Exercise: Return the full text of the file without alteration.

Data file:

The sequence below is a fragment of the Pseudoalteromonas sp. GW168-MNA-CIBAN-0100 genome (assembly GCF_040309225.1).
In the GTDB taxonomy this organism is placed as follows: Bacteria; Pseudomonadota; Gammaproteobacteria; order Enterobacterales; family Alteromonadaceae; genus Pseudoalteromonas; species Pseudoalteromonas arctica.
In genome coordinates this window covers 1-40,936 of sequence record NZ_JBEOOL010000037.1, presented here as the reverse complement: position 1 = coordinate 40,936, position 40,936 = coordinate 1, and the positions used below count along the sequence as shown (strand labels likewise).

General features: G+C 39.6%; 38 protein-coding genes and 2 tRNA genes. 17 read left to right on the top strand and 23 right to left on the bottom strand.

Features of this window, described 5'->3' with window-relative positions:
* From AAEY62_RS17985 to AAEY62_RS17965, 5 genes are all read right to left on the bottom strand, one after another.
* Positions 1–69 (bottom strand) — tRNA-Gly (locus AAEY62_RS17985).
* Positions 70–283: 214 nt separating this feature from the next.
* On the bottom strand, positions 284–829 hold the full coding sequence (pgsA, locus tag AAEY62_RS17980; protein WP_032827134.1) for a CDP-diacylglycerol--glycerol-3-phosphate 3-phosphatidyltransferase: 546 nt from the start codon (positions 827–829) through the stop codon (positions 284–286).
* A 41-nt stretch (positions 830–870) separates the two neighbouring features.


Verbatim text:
The sequence below is a fragment of the Pseudoalteromonas sp. GW168-MNA-CIBAN-0100 genome (assembly GCF_040309225.1).
In the GTDB taxonomy this organism is placed as follows: Bacteria; Pseudomonadota; Gammaproteobacteria; order Enterobacterales; family Alteromonadaceae; genus Pseudoalteromonas; species Pseudoalteromonas arctica.
In genome coordinates this window covers 1-40,936 of sequence record NZ_JBEOOL010000037.1, presented here as the reverse complement: position 1 = coordinate 40,936, position 40,936 = coordinate 1, and the positions used below count along the sequence as shown (strand labels likewise).

General features: G+C 39.6%; 38 protein-coding genes and 2 tRNA genes. 17 read left to right on the top strand and 23 right to left on the bottom strand.

Features of this window, described 5'->3' with window-relative positions:
* From AAEY62_RS17985 to AAEY62_RS17965, 5 genes are all read right to left on the bottom strand, one after another.
* Positions 1–69 (bottom strand) — tRNA-Gly (locus AAEY62_RS17985).
* Positions 70–283: 214 nt separating this feature from the next.
* On the bottom strand, positions 284–829 hold the full coding sequence (pgsA, locus tag AAEY62_RS17980; protein WP_032827134.1) for a CDP-diacylglycerol--glycerol-3-phosphate 3-phosphatidyltransferase: 546 nt from the start codon (positions 827–829) through the stop codon (positions 284–286).
* A 41-nt stretch (positions 830–870) separates the two neighbouring features.